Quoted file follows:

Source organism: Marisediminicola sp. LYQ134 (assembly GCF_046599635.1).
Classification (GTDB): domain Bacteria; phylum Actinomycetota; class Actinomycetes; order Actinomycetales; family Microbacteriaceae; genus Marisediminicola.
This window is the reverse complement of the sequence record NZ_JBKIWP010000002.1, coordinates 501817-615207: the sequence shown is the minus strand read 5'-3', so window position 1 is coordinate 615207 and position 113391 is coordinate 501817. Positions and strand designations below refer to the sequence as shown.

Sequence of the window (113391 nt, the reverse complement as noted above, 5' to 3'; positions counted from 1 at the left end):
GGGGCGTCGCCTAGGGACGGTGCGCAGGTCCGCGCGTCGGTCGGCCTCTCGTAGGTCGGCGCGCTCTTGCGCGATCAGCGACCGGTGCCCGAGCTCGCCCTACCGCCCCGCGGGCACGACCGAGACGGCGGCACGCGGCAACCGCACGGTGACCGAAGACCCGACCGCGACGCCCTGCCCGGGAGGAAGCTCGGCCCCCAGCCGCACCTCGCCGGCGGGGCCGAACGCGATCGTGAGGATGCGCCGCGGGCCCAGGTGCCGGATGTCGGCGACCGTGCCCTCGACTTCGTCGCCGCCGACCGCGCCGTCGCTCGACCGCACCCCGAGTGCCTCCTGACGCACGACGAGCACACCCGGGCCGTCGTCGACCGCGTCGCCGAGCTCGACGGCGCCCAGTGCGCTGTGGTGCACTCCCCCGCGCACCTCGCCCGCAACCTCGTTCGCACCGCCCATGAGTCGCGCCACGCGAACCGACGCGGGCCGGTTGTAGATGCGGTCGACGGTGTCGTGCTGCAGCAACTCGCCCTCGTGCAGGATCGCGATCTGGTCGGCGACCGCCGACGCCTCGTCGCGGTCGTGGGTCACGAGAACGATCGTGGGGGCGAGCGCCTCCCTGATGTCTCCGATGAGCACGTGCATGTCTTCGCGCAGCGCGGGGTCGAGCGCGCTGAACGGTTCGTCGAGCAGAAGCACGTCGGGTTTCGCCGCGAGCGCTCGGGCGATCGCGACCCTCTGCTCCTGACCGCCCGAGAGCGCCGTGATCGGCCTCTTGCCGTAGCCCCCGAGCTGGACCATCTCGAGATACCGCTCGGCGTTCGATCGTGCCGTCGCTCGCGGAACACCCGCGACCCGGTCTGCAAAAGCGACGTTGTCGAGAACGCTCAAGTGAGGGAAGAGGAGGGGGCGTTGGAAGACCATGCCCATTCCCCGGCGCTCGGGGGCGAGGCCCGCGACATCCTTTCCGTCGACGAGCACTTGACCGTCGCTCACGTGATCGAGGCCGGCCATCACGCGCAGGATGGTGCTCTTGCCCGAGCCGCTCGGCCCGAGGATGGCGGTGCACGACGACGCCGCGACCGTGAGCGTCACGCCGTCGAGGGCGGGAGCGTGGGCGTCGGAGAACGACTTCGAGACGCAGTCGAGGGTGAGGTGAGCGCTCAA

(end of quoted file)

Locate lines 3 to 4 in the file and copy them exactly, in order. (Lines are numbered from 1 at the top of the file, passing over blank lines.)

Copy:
This window is the reverse complement of the sequence record NZ_JBKIWP010000002.1, coordinates 501817-615207: the sequence shown is the minus strand read 5'-3', so window position 1 is coordinate 615207 and position 113391 is coordinate 501817. Positions and strand designations below refer to the sequence as shown.

Sequence of the window (113391 nt, the reverse complement as noted above, 5' to 3'; positions counted from 1 at the left end):